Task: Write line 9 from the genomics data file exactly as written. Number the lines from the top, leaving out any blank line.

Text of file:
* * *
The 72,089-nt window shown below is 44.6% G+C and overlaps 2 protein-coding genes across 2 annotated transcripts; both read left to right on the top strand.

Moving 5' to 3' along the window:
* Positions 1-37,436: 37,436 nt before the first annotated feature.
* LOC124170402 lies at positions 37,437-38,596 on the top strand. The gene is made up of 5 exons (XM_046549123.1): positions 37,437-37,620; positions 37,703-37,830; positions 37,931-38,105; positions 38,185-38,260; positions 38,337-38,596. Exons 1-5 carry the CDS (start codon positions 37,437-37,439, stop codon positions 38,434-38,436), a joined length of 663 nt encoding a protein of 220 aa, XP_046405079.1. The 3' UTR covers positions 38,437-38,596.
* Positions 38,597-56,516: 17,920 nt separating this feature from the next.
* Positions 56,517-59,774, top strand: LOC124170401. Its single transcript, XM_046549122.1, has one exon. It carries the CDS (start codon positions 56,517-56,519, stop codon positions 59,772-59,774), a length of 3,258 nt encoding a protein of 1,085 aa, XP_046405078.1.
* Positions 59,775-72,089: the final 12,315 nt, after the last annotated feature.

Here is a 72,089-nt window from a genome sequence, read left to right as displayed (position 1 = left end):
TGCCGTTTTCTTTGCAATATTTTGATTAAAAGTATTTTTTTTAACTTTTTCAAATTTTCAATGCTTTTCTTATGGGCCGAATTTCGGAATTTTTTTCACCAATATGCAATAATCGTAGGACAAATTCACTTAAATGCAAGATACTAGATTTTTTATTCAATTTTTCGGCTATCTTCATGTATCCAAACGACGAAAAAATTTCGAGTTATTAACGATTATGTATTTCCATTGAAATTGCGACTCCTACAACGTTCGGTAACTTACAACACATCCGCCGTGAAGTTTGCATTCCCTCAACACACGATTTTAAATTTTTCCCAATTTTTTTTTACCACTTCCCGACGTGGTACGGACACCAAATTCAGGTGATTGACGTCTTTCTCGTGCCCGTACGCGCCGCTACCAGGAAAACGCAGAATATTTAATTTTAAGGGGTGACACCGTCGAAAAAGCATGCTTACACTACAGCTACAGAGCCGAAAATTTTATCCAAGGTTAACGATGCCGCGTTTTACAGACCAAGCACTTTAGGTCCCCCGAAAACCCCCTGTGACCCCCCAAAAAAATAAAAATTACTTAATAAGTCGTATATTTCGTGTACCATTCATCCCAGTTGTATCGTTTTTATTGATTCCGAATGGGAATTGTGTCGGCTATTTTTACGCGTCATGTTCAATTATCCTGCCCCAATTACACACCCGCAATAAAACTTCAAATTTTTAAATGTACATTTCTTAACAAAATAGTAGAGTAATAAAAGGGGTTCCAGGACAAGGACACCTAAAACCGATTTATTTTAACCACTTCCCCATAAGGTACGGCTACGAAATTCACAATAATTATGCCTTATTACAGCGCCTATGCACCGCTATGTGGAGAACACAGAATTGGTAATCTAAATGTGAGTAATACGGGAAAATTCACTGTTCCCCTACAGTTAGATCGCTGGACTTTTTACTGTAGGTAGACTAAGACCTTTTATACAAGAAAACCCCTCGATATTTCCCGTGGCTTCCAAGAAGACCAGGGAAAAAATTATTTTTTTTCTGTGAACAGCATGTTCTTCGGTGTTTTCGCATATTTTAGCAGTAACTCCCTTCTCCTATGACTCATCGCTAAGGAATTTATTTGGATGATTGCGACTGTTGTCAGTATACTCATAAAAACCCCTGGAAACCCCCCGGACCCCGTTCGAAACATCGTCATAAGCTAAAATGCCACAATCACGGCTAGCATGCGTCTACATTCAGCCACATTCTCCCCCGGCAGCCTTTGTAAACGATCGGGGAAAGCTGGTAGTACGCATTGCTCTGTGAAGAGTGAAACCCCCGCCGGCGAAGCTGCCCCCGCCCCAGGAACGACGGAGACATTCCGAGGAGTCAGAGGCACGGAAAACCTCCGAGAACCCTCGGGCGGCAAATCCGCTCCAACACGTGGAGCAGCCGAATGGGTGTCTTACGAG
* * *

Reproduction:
TGCCGTTTTCTTTGCAATATTTTGATTAAAAGTATTTTTTTTAACTTTTTCAAATTTTCAATGCTTTTCTTATGGGCCGAATTTCGGAATTTTTTTCACCAATATGCAATAATCGTAGGACAAATTCACTTAAATGCAAGATACTAGATTTTTTATTCAATTTTTCGGCTATCTTCATGTATCCAAACGACGAAAAAATTTCGAGTTATTAACGATTATGTATTTCCATTGAAATTGCGACTCCTACAACGTTCGGTAACTTACAACACATCCGCCGTGAAGTTTGCATTCCCTCAACACACGATTTTAAATTTTTCCCAATTTTTTTTTACCACTTCCCGACGTGGTACGGACACCAAATTCAGGTGATTGACGTCTTTCTCGTGCCCGTACGCGCCGCTACCAGGAAAACGCAGAATATTTAATTTTAAGGGGTGACACCGTCGAAAAAGCATGCTTACACTACAGCTACAGAGCCGAAAATTTTATCCAAGGTTAACGATGCCGCGTTTTACAGACCAAGCACTTTAGGTCCCCCGAAAACCCCCTGTGACCCCCCAAAAAAATAAAAATTACTTAATAAGTCGTATATTTCGTGTACCATTCATCCCAGTTGTATCGTTTTTATTGATTCCGAATGGGAATTGTGTCGGCTATTTTTACGCGTCATGTTCAATTATCCTGCCCCAATTACACACCCGCAATAAAACTTCAAATTTTTAAATGTACATTTCTTAACAAAATAGTAGAGTAATAAAAGGGGTTCCAGGACAAGGACACCTAAAACCGATTTATTTTAACCACTTCCCCATAAGGTACGGCTACGAAATTCACAATAATTATGCCTTATTACAGCGCCTATGCACCGCTATGTGGAGAACACAGAATTGGTAATCTAAATGTGAGTAATACGGGAAAATTCACTGTTCCCCTACAGTTAGATCGCTGGACTTTTTACTGTAGGTAGACTAAGACCTTTTATACAAGAAAACCCCTCGATATTTCCCGTGGCTTCCAAGAAGACCAGGGAAAAAATTATTTTTTTTCTGTGAACAGCATGTTCTTCGGTGTTTTCGCATATTTTAGCAGTAACTCCCTTCTCCTATGACTCATCGCTAAGGAATTTATTTGGATGATTGCGACTGTTGTCAGTATACTCATAAAAACCCCTGGAAACCCCCCGGACCCCGTTCGAAACATCGTCATAAGCTAAAATGCCACAATCACGGCTAGCATGCGTCTACATTCAGCCACATTCTCCCCCGGCAGCCTTTGTAAACGATCGGGGAAAGCTGGTAGTACGCATTGCTCTGTGAAGAGTGAAACCCCCGCCGGCGAAGCTGCCCCCGCCCCAGGAACGACGGAGACATTCCGAGGAGTCAGAGGCACGGAAAACCTCCGAGAACCCTCGGGCGGCAAATCCGCTCCAACACGTGGAGCAGCCGAATGGGTGTCTTACGAG